Inside the grand opening of Jordan Brand’s 32 South State retail space
CHICAGO — Michael Jordan is known the world over for his basketball greatness, but all he did on the court resonates best with the people in the city where it all took place.
It made sense, then, for Jordan Brand to construct its first independent retail space in Chicago. The grand opening of 32 South State lived up to the hype, while making its namesake proud.
Fans lined up on the street for days to be among the first to get in on Saturday — and for good reason. The store would be restocking some highly coveted limited-edition releases such as the Just Don 2s, the OVO 10s, the Shattered Backboard 1s and the Photo Reel Jordan XX9s.
But it wasn’t necessary to get there quite that early.
“I was only in line since 12 a.m. last night,” said Chicago native Dwayne Fletcher, who was there with his significant other and among those who emerged from the store holding multiple bags shortly after 8 a.m. “They were camped out pretty much since Monday or Tuesday.”
Fletcher had seven pairs of shoes in total and still came away with rare ones like the XX3 retros that were exclusive to Chicago, the Melo M11 designed by artist Hebru Brantley, and a couple of the aforementioned. He had no plans to sell any of them.
“These are for me and friends,” he said. “I don’t do resale.”
Inside the space on its first day, it was controlled madness. There were shoes available to check out in different parts of the store, but the centerpiece was a large clear plexiglass shelving unit featuring all of the key models displayed on both sides. Sold-out models were prominently marked, sparing some the sting of rejection.
But it’s not all about selling product; 32 South State is also a destination.
The store is decorated with unique photos and paintings from Chicago-based artists and photographers, the most striking of which is a giant hand-painted mural of one of Jordan’s most iconic moments from the 1988 dunk contest, which completely covers the back wall of the store. The space also doubles as a museum of sorts, with one-of-a-kind Michael Jordan memorabilia artfully displayed.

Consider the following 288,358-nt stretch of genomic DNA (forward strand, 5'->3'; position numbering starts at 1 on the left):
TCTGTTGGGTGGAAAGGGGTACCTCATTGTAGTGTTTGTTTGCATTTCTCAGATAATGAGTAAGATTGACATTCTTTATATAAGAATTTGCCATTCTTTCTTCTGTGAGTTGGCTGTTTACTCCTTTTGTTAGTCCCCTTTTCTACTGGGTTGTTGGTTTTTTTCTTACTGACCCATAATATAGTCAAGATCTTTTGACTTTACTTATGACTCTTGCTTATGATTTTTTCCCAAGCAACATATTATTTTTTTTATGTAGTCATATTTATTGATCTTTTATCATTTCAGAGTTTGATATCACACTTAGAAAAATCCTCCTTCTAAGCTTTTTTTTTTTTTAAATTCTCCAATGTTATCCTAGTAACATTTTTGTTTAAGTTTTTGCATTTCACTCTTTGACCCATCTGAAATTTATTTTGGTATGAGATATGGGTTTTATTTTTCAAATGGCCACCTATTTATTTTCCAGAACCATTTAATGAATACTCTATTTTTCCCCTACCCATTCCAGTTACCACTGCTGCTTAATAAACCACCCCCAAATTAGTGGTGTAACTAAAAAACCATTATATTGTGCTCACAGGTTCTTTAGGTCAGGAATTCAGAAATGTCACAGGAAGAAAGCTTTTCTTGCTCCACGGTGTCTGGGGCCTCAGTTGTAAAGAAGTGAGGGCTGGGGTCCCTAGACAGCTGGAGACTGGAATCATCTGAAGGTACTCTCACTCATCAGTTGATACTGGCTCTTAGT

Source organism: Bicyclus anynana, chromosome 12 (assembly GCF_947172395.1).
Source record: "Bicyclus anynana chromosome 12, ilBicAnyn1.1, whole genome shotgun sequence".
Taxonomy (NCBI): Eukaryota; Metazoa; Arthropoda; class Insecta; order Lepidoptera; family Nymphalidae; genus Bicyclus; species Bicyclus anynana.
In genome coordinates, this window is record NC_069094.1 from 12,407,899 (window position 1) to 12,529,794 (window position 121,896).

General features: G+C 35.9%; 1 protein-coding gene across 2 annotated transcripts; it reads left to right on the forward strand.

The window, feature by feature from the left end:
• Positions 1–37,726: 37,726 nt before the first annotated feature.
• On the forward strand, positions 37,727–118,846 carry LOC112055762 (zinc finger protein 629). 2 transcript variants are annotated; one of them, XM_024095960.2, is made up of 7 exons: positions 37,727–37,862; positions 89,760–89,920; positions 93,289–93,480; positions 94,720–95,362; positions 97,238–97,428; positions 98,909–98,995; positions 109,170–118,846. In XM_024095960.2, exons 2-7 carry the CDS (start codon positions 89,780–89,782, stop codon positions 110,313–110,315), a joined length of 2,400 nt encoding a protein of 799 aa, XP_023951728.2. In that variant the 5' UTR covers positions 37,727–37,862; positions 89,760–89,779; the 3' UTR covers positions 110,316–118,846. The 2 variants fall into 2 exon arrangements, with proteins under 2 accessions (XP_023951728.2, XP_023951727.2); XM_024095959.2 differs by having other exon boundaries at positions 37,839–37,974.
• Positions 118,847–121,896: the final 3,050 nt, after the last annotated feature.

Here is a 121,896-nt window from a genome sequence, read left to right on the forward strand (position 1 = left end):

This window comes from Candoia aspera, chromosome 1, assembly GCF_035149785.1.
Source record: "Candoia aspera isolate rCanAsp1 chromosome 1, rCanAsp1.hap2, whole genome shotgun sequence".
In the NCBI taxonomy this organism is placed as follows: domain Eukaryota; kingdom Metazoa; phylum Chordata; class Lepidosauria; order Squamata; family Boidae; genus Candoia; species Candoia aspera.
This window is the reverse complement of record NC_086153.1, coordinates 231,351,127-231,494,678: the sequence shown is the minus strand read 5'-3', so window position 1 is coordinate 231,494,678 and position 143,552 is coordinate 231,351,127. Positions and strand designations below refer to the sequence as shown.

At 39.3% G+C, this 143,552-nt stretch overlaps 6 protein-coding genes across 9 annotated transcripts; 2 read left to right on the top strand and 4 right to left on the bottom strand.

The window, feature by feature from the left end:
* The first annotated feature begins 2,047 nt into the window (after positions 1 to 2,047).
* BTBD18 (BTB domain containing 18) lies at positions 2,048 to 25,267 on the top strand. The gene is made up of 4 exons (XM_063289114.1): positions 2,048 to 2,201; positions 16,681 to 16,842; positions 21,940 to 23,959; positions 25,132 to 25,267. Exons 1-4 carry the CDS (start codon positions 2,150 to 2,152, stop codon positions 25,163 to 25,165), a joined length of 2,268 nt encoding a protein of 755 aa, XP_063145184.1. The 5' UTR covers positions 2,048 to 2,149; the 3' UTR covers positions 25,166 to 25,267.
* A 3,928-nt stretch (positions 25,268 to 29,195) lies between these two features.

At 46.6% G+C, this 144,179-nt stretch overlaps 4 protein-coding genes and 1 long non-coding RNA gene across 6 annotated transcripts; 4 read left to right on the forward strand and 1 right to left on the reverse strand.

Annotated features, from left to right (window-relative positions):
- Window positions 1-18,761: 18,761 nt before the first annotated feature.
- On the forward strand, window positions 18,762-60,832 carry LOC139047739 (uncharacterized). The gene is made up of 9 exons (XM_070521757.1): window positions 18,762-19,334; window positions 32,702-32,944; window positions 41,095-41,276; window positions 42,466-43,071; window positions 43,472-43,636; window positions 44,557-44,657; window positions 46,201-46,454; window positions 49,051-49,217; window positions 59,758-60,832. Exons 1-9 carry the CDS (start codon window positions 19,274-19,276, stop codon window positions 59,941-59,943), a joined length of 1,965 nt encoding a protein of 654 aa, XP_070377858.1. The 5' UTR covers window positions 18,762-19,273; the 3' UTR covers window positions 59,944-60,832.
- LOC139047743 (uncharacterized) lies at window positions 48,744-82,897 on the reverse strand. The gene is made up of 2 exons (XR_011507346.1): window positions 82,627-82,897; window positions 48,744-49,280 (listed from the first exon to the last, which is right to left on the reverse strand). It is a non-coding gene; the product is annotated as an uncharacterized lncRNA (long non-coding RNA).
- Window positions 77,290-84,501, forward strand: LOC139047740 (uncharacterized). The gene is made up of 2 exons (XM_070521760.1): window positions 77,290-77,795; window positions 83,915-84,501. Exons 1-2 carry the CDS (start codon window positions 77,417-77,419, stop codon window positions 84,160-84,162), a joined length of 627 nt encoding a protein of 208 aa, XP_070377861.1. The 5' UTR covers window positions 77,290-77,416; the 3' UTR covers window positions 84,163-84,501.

And that’s just on the first floor.
Upstairs there’s a full-blown training facility called Station 23, complete with a basketball court and a weight-training area where the brand’s athletes can get a workout in right there in downtown Chicago. On this day, a number of the city’s high school basketball teams put the gym through its paces, running drills and exercises designed to help them improve their respective games. Jimmy Butler, Jabari Parker and Alshon Jeffery were among the brand’s athletes who showed up and spent time with the kids.
“It’s great because, when I was younger, stuff like that when I was coming up, I didn’t have,” Jeffery said. “Coming to an event like this, I think it’s great for the kids because it helps them because wherever they’re at in their life, seeing stuff like this will make them want to take advantage of their opportunity, and it should help them out a lot.”
The giant banner out front reads “From Chicago For Chicago,” and the space does succeeds in paying the city its proper respects. Butler did the same, when mentioning what an honor it is for him to play for the team that Jordan himself made famous.
“Playing here, in the city that Jordan built — you know Michael Jordan if you’re here, you know the Jordan Brand whenever you’re here,” Butler said. “I’m fortunate. I’m extremely blessed to be able to play for the Bulls, obviously the team Mike won six of those things for. And it’s incredible to be able to represent for his brand.”